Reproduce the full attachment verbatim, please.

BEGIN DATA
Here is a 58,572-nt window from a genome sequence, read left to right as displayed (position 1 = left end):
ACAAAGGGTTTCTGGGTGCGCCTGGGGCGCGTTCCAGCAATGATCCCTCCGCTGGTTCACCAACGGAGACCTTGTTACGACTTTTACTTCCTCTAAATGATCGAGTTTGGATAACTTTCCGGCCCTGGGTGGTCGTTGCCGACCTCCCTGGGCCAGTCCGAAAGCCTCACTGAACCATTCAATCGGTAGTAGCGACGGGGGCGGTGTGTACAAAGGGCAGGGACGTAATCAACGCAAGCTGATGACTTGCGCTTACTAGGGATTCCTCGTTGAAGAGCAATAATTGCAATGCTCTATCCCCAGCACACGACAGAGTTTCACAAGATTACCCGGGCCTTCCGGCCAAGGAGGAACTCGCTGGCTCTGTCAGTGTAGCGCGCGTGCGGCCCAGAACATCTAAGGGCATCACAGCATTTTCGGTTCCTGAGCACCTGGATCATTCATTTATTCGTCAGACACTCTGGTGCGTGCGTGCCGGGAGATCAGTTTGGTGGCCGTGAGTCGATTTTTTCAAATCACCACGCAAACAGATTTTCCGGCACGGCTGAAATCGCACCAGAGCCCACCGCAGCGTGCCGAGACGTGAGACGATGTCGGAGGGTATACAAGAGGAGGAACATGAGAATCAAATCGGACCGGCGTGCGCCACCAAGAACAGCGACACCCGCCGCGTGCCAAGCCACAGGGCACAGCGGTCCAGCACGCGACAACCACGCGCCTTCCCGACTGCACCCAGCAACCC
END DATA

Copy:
Here is a 58,572-nt window from a genome sequence, read left to right as displayed (position 1 = left end):
ACAAAGGGTTTCTGGGTGCGCCTGGGGCGCGTTCCAGCAATGATCCCTCCGCTGGTTCACCAACGGAGACCTTGTTACGACTTTTACTTCCTCTAAATGATCGAGTTTGGATAACTTTCCGGCCCTGGGTGGTCGTTGCCGACCTCCCTGGGCCAGTCCGAAAGCCTCACTGAACCATTCAATCGGTAGTAGCGACGGGGGCGGTGTGTACAAAGGGCAGGGACGTAATCAACGCAAGCTGATGACTTGCGCTTACTAGGGATTCCTCGTTGAAGAGCAATAATTGCAATGCTCTATCCCCAGCACACGACAGAGTTTCACAAGATTACCCGGGCCTTCCGGCCAAGGAGGAACTCGCTGGCTCTGTCAGTGTAGCGCGCGTGCGGCCCAGAACATCTAAGGGCATCACAGCATTTTCGGTTCCTGAGCACCTGGATCATTCATTTATTCGTCAGACACTCTGGTGCGTGCGTGCCGGGAGATCAGTTTGGTGGCCGTGAGTCGATTTTTTCAAATCACCACGCAAACAGATTTTCCGGCACGGCTGAAATCGCACCAGAGCCCACCGCAGCGTGCCGAGACGTGAGACGATGTCGGAGGGTATACAAGAGGAGGAACATGAGAATCAAATCGGACCGGCGTGCGCCACCAAGAACAGCGACACCCGCCGCGTGCCAAGCCACAGGGCACAGCGGTCCAGCACGCGACAACCACGCGCCTTCCCGACTGCACCCAGCAACCC